Some athletes may develop laryngeal obstruction during exercise. It is important to distinguish this condition from other causes of exercise-induced dyspnea such as bronchoconstriction.
(1) exercise-induced dyspnea with or without wheezing
(2) obstruction of the larynx
(3) evidence of airway obstruction seen on continuous laryngoscopy
Obstruction may be:
(1) supraglottic (involving the arytenoids and supporting structures)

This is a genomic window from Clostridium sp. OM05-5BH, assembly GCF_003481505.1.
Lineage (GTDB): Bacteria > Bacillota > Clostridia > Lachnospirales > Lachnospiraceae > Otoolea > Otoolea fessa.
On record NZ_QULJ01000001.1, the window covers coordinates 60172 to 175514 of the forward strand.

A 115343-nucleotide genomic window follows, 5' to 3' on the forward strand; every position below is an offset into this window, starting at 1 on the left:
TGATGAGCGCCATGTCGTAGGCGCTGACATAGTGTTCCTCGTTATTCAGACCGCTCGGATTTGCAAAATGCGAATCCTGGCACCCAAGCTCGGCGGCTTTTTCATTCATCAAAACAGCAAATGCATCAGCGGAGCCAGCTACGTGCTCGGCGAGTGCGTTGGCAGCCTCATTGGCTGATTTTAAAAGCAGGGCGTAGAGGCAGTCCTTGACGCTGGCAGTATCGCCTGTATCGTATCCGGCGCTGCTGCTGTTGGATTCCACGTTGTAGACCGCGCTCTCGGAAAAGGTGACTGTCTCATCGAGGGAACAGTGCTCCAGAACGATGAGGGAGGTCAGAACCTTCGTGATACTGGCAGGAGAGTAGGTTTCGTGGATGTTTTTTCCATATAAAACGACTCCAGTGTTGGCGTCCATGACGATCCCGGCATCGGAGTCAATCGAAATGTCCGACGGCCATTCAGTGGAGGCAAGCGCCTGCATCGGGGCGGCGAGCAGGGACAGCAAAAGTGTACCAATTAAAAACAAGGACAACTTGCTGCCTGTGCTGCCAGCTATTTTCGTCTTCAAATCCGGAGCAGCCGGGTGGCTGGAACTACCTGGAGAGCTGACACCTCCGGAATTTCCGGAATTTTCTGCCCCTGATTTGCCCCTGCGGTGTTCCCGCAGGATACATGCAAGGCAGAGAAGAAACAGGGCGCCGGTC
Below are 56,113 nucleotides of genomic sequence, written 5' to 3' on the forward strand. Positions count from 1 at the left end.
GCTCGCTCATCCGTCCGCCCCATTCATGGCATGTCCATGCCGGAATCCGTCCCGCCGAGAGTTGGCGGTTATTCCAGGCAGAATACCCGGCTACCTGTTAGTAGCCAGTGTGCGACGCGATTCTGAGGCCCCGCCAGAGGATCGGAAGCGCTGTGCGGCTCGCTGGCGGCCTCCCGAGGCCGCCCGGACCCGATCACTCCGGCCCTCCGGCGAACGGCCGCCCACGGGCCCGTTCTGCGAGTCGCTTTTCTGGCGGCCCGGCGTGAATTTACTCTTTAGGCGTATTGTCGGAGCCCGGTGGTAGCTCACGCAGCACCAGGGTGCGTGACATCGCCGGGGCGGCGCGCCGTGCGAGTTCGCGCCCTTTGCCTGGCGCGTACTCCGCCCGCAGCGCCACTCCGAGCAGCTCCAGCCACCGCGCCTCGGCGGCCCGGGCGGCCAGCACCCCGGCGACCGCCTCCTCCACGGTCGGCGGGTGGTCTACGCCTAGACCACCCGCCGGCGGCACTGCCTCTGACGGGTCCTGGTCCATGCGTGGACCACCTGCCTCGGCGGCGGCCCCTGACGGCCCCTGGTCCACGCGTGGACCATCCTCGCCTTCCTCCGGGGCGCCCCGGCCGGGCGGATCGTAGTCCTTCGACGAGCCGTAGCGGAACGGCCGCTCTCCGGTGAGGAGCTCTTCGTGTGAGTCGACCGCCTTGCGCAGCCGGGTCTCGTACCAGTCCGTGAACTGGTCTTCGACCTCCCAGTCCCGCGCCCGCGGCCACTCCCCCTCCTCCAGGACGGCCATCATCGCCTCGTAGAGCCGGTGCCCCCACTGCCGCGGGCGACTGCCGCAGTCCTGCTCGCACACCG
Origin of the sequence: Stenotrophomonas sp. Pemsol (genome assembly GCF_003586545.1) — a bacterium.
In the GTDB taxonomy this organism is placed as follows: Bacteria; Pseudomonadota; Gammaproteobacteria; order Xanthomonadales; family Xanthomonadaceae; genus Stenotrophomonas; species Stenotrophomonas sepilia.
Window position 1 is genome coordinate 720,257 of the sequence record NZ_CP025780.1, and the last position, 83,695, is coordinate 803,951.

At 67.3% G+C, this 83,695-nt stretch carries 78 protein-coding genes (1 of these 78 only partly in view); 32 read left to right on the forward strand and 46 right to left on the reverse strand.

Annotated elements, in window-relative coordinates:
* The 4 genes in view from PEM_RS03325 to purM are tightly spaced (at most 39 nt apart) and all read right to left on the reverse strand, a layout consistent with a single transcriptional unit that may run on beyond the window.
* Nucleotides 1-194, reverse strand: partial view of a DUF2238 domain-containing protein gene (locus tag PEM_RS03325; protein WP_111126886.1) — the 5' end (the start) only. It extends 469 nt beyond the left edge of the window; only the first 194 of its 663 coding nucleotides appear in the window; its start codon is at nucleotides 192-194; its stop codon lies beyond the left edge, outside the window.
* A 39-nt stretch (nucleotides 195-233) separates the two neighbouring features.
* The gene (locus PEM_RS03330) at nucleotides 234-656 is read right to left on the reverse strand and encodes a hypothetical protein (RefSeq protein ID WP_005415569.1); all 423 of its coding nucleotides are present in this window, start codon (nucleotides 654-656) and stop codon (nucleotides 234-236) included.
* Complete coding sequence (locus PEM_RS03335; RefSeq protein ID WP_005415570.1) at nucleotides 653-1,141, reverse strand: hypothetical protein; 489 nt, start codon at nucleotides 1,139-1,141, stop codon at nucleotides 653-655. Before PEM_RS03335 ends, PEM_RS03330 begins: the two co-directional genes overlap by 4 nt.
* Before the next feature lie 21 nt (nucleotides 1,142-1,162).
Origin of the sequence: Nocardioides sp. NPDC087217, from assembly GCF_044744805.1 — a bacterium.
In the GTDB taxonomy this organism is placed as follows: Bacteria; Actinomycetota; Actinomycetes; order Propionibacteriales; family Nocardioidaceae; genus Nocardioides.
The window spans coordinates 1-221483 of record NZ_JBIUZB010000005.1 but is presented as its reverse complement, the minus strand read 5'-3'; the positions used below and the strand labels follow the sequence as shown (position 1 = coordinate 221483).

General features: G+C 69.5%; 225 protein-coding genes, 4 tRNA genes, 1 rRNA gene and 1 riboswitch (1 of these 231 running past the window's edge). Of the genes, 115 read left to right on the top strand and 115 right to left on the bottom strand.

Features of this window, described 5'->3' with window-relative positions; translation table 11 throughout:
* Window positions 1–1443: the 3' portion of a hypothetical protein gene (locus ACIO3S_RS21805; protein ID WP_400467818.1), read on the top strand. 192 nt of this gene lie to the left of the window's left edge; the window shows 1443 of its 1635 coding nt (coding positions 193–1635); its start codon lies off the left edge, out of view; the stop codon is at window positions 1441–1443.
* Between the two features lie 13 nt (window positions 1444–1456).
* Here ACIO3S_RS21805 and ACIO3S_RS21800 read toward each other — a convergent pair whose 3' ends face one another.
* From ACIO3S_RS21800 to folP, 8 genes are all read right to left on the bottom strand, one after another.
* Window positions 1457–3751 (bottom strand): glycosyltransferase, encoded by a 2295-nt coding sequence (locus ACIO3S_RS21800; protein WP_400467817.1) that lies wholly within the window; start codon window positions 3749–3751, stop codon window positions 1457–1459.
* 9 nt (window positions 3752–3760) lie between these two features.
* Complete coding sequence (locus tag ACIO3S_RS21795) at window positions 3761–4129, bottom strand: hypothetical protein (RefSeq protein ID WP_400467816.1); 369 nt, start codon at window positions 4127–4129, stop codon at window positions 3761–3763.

(2) glottic (vocal cord dysfunction, other)
Structural causes may include laryngomalacia or laryngochalacia.
The condition may be misdiagnosed as exercise-induced bronchoconstriction. A clue in these patients is that the use of asthma medications is not associated with clinical improvement.
The diagnosis can easily be missed, especially if continuous laryngoscopy is not performed.
To read more or access our algorithms and calculators, please log in or register.
Specialty: Surgery, orthopedic, Pulmonology, Otolaryngology